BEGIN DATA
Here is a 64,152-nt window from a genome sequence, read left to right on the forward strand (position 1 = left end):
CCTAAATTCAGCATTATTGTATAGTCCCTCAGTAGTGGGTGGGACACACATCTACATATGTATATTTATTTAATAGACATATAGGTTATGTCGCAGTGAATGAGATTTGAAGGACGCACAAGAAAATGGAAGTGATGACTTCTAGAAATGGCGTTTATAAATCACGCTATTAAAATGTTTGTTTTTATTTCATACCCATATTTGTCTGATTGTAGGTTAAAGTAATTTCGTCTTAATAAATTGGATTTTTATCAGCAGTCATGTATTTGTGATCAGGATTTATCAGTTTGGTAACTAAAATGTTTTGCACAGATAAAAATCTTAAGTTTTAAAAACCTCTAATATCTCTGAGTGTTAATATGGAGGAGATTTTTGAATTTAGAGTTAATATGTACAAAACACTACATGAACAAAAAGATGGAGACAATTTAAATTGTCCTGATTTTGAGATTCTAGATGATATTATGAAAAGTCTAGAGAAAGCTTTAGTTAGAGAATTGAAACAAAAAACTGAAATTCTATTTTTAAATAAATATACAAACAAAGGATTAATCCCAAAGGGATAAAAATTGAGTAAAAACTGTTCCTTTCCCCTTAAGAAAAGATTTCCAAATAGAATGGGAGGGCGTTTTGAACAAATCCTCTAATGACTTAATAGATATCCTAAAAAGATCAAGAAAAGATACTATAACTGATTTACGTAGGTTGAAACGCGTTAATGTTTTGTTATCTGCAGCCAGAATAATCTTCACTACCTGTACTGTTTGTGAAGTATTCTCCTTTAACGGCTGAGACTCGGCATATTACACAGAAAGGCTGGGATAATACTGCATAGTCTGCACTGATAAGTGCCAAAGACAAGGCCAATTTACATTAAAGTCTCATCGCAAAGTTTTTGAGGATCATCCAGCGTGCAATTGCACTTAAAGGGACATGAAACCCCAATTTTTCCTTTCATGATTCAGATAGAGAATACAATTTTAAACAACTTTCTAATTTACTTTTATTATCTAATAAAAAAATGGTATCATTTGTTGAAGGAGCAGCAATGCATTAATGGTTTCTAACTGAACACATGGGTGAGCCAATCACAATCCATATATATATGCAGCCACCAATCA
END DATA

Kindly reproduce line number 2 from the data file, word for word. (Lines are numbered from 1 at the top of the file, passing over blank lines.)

CCTAAATTCAGCATTATTGTATAGTCCCTCAGTAGTGGGTGGGACACACATCTACATATGTATATTTATTTAATAGACATATAGGTTATGTCGCAGTGAATGAGATTTGAAGGACGCACAAGAAAATGGAAGTGATGACTTCTAGAAATGGCGTTTATAAATCACGCTATTAAAATGTTTGTTTTTATTTCATACCCATATTTGTCTGATTGTAGGTTAAAGTAATTTCGTCTTAATAAATTGGATTTTTATCAGCAGTCATGTATTTGTGATCAGGATTTATCAGTTTGGTAACTAAAATGTTTTGCACAGATAAAAATCTTAAGTTTTAAAAACCTCTAATATCTCTGAGTGTTAATATGGAGGAGATTTTTGAATTTAGAGTTAATATGTACAAAACACTACATGAACAAAAAGATGGAGACAATTTAAATTGTCCTGATTTTGAGATTCTAGATGATATTATGAAAAGTCTAGAGAAAGCTTTAGTTAGAGAATTGAAACAAAAAACTGAAATTCTATTTTTAAATAAATATACAAACAAAGGATTAATCCCAAAGGGATAAAAATTGAGTAAAAACTGTTCCTTTCCCCTTAAGAAAAGATTTCCAAATAGAATGGGAGGGCGTTTTGAACAAATCCTCTAATGACTTAATAGATATCCTAAAAAGATCAAGAAAAGATACTATAACTGATTTACGTAGGTTGAAACGCGTTAATGTTTTGTTATCTGCAGCCAGAATAATCTTCACTACCTGTACTGTTTGTGAAGTATTCTCCTTTAACGGCTGAGACTCGGCATATTACACAGAAAGGCTGGGATAATACTGCATAGTCTGCACTGATAAGTGCCAAAGACAAGGCCAATTTACATTAAAGTCTCATCGCAAAGTTTTTGAGGATCATCCAGCGTGCAATTGCACTTAAAGGGACATGAAACCCCAATTTTTCCTTTCATGATTCAGATAGAGAATACAATTTTAAACAACTTTCTAATTTACTTTTATTATCTAATAAAAAAATGGTATCATTTGTTGAAGGAGCAGCAATGCATTAATGGTTTCTAACTGAACACATGGGTGAGCCAATCACAATCCATATATATATGCAGCCACCAATCA